- An exciting role with opportunities to travel the world
- Work could involve local, national or international travel, often at very short notice
- Requires good writing and research skills, a clear speaking voice, and confidence and calmness under pressure
Broadcast journalists research, investigate and present news and current affairs content for television, radio and the internet. Their aim is to present information in a balanced, accurate and interesting way through news bulletins, documentaries and other factual programmes.
- Follow story 'leads' or generate story ideas
- Research stories using the internet, archives and databases
- Write scripts and website or social media content
- Prepare and conduct live and pre-recorded interviews
- Present in TV or radio studios or on location and record voiceovers for recorded material
- Ask questions at briefings and press conferences
- Direct a small camera or sound crew
- Operate recording equipment yourself
You might specialise in a particular type of news, like political or sports reporting. In regional TV and radio, you'll focus on local news. In many jobs you'll be part of a production team, including other journalists, researchers, editors, broadcast assistants and producers. In small commercial radio stations, you might run a newsroom single-handedly.
Wages differ depending on the employer and the location; independent local radio posts tend to offer the lowest starting salaries.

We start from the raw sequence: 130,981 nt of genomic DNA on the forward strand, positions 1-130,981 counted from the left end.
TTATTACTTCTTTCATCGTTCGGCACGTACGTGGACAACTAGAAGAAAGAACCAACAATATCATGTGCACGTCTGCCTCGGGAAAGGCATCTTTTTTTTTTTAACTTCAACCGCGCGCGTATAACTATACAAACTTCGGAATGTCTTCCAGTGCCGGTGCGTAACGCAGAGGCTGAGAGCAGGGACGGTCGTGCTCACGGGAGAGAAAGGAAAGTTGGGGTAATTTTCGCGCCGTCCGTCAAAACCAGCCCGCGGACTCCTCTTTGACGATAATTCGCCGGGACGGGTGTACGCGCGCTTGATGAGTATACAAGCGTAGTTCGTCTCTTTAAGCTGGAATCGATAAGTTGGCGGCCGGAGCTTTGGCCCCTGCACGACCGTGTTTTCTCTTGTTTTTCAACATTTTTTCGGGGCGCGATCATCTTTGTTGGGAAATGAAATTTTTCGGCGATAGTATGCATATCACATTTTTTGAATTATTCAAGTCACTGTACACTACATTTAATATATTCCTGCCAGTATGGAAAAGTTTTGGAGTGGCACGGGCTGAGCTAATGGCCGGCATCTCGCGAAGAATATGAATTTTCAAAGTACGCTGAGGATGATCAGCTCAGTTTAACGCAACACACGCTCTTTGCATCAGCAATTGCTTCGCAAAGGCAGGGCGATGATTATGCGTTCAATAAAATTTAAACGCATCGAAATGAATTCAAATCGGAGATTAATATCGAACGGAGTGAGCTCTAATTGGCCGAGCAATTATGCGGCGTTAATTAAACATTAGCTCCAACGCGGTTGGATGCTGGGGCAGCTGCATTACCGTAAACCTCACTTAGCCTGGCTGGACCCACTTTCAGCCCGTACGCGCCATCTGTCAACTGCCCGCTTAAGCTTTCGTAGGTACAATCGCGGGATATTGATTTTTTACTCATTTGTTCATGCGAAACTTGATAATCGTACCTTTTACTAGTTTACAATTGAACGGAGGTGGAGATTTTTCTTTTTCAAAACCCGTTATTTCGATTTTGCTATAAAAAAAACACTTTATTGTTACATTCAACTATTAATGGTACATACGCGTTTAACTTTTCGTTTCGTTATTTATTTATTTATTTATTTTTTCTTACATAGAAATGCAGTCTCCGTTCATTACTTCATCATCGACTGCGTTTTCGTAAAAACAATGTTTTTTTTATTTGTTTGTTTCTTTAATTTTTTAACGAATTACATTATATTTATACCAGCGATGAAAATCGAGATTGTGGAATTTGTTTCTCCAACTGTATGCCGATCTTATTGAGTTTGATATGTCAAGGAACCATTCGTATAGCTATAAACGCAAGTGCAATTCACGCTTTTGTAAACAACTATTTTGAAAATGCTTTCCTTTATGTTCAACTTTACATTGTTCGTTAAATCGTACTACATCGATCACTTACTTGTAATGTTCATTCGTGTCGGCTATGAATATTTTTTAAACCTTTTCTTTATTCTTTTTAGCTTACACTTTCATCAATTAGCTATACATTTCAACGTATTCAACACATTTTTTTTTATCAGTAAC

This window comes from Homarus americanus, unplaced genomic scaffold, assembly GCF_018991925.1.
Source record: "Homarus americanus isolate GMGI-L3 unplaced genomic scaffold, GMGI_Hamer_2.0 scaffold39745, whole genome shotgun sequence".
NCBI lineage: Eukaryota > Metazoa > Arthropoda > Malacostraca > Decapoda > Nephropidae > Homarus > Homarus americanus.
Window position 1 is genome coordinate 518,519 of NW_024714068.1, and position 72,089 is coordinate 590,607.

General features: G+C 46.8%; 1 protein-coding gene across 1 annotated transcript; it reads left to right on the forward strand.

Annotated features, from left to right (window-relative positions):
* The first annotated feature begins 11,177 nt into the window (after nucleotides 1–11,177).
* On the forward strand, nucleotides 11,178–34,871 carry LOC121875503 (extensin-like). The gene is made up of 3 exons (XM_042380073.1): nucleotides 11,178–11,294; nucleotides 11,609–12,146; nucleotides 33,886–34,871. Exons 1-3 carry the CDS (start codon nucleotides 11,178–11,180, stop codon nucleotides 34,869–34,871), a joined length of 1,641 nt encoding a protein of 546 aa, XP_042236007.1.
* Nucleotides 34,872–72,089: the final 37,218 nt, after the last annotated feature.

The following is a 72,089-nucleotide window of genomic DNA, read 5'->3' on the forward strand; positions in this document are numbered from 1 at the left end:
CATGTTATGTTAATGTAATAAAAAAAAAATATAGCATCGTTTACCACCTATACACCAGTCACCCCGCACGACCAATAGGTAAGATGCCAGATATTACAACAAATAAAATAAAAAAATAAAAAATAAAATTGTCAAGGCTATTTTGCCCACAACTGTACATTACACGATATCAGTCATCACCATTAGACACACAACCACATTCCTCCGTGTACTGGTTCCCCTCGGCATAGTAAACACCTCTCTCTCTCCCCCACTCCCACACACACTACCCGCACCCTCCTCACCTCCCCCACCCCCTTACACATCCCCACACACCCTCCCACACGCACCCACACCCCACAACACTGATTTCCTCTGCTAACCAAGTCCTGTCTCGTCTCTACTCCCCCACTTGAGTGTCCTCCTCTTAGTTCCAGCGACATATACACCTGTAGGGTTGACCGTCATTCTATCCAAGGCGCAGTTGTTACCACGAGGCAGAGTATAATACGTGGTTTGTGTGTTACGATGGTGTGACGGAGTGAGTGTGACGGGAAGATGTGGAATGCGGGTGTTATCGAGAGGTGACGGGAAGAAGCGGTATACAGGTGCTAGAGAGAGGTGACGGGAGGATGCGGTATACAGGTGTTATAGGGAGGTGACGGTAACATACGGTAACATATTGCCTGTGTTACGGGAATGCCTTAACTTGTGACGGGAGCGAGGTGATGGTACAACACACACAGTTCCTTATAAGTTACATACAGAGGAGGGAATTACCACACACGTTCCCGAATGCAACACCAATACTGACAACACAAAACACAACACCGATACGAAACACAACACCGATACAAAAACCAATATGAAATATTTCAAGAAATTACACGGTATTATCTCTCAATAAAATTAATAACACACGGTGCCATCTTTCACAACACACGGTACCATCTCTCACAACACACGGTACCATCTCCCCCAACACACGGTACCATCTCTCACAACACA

Additional allowances may be paid for shift work and unsocial hours, and a London weighting may be available. Freelance reporters often have individually negotiated contracts. Higher end salaries tend to be reserved for the most experienced and high-profile journalists.
Ideal for someone with good writing and research skills, a clear speaking voice, and confidence and calmness under pressure
Most broadcast journalists enter the job after doing a degree or postgraduate qualification in broadcast journalism. Some courses are accredited by the Broadcast Journalism Training Council. You may be able to start out on a Level 5 journalist or a Level 7 senior journalist higher apprenticeship; recruitment takes place at set times during the year, and you can find out when schemes are open for applications on broadcasters' websites.
You could also join an employer's training scheme, move into broadcast journalism from print journalism, or start in local radio before moving into regional or national TV. Paid or unpaid work experience will be very helpful. You could get this by working, volunteering or getting a placement in community, hospital or student radio or TV.
An online showreel will also be useful, to show potential employers examples of your work. The Broadcast Journalism Training Council has a list of accredited degrees and postgraduate courses in broadcast journalism.
Volunteering is a good way to get experience of what it's like to work in the media and will help when you apply for courses and jobs. Organisations offering work experience opportunities include Community Media Association, Hospital Broadcasting Association, ITV, Channel 4, and the BBC.
You could apply directly to broadcasting companies like the BBC who offer graduate training schemes however, places are limited and competition is strong.
With experience, you could become a studio-based presenter or a special news correspondent. You could also move into programme making, producing, or management.